Last Thursday, November 13, Amazon Web Services announced the availability of EC2 Container Service (ECS) to facilitate the management of Docker technology qua containers on the Amazon Web Services platform. The announcement represents another notable endorsement of Docker technology by a major cloud vendor that promises to continue catapulting Docker’s container technology to the forefront of the cloud computing revolution. Docker, recall, is a platform that enables developers to create and transport distributed applications. Docker streamlines software development by ensuring that applications housed within Docker containers remain unchanged when transported from one environment to another, thereby reducing the probability that applications which run smoothly in test environments fail in production. Docker’s container technology also introduces greater efficiencies with respect to the creation of applications by means of well defined parameters regarding application dependencies that enable developers to more effectively diagnose bugs and performance-related issues as they arise.
ECS enables Amazon customers to create clusters featuring thousands of containers across multiple Availability Zones. Moreover, ECS empowers customers to terminate and start containers in addition to providing scheduling functionality that optimizes the collective performance of containers within a cluster. ECS also allows users to transport containers from the AWS platform to on-premise infrastructures and vice versa while additionally providing deep AWS integration that allows customers to take advantage of AWS’s “Elastic IP addresses, resource tags, and Virtual Private Cloud (VPC)” that effectively transform Docker containers into another layer of the AWS platform on par with EC2 and S3, according to a blog post by Amazon’s Jeff Barr. Amazon’s announcement of its EC2 Container Service for container management means that it accompanies Microsoft and Google in offering support for Docker deployment, management and orchestration. Google’s Kubernetes project enables Docker container management on the Google Cloud Platform, while Microsoft Azure recently announced support for Kubernetes on the Azure platform.
The bottom line here is that Docker’s ability to enable the deployment of applications within containers as opposed to virtual machines has captured the minds of developers and enterprise customers to such a degree that the most significant IaaS players in the industry are differentially announcing indigenous or borrowed support for Docker technology. The key question now concerns the extent to which Docker usage proliferates to the point where it becomes the de facto standard for the deployment of applications and whether its technology can support the convergence of cloud computing and Big Data in the form of data-intensive applications designed to perform analytics on real-time, streaming data. Docker users will also be interested in container management frameworks that inter-operate across cloud frameworks such as Google Cloud Platform and Amazon Web Services in contrast to management frameworks designed for one cloud infrastructure as opposed to another.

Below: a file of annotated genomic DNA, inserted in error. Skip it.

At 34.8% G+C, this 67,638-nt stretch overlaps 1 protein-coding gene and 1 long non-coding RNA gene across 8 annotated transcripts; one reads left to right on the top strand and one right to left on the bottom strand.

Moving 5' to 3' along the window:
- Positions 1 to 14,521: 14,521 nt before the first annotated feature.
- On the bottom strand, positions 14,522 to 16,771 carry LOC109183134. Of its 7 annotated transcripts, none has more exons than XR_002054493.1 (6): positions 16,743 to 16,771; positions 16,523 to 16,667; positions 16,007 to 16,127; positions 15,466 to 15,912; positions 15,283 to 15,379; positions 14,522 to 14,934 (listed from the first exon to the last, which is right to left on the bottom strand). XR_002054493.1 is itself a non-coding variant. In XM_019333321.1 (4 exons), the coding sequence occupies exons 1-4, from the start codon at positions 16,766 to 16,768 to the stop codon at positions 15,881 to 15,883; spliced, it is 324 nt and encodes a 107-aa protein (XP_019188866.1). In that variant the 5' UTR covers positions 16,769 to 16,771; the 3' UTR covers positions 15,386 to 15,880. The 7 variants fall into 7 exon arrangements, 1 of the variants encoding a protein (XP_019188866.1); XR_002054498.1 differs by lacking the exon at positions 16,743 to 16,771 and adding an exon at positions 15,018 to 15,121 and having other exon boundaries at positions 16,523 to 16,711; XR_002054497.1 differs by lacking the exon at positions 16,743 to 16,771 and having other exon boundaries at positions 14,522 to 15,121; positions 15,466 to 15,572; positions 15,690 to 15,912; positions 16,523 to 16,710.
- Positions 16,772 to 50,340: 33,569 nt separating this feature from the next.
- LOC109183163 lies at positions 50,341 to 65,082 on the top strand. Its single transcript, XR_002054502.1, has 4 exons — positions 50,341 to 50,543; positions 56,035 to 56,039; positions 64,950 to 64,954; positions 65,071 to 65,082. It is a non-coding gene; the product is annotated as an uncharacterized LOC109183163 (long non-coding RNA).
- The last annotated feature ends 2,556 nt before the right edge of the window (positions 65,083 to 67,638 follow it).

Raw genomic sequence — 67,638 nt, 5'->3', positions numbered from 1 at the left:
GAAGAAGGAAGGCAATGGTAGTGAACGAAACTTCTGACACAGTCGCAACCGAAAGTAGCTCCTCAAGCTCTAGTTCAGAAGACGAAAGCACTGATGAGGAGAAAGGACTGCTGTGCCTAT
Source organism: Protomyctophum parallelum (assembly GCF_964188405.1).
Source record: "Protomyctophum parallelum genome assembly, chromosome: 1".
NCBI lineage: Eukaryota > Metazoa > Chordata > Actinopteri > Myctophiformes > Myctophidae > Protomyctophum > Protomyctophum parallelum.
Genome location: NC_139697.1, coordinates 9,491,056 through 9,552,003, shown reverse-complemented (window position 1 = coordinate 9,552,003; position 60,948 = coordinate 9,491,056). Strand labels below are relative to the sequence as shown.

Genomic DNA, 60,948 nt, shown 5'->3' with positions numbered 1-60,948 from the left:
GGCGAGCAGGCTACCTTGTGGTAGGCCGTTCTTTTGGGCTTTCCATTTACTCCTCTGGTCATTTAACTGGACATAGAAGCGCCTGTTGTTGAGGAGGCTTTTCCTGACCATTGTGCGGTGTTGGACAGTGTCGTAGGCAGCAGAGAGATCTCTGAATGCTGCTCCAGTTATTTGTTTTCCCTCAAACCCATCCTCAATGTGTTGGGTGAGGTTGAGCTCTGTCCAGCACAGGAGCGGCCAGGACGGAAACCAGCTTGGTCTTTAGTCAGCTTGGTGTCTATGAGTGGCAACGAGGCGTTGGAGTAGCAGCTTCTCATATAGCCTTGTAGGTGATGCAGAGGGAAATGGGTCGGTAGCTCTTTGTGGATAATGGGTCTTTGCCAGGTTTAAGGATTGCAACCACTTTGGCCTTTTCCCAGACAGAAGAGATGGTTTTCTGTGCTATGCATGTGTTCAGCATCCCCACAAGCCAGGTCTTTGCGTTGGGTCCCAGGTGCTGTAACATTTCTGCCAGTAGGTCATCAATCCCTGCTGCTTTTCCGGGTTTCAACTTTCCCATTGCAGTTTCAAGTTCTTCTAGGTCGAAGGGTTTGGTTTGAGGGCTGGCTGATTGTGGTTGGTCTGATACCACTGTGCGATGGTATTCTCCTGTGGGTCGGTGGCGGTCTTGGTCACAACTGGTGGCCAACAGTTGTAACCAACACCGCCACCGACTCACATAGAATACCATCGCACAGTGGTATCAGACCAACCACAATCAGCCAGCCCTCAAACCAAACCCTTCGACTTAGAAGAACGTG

On October 23, Amazon Web Services announced the launch of its 11th region in the form of the AWS EU (Frankfurt) region. The AWS EU (Frankfurt) region is the second region in Europe and will contain two Availability Zones upon launch. The availability of the AWS EU (Frankfurt) region helps German organizations comply with EU data protection requirements that impose constraints on the storage of data across national boundaries. JP Schmetz, Chief Scientist of Hubert Burda Media, remarked on the announcement as follows:
Now that AWS is available in Germany it gives our subsidiaries the option to move certain assets to the cloud. We have long had policies preventing data to be hosted outside of German soil and this new German region gives us the option to use AWS more meaningfully.
As Schmetz notes, German customers who have internal policies requiring intra-national hosting of data can now leverage the services of Amazon Web Services. In addition, German organizations who currently use AWS can now more fully take advantage of the AWS platform’s offerings by expanding the scope of their usage to include production-grade workloads and sensitive data. The AWS EU (Frankfurt) region represents the second AWS region in Europe alongside AWS EU (Ireland) region. AWS EU (Frankfurt) is expected to reduce latency for European customers and provide additional options for the architecture of disaster recovery solutions, in addition to enabling select German customers feel more comfortable about hosting data on AWS and achieve compliance with their own internal organizational policies with respect to data hosting and data storage.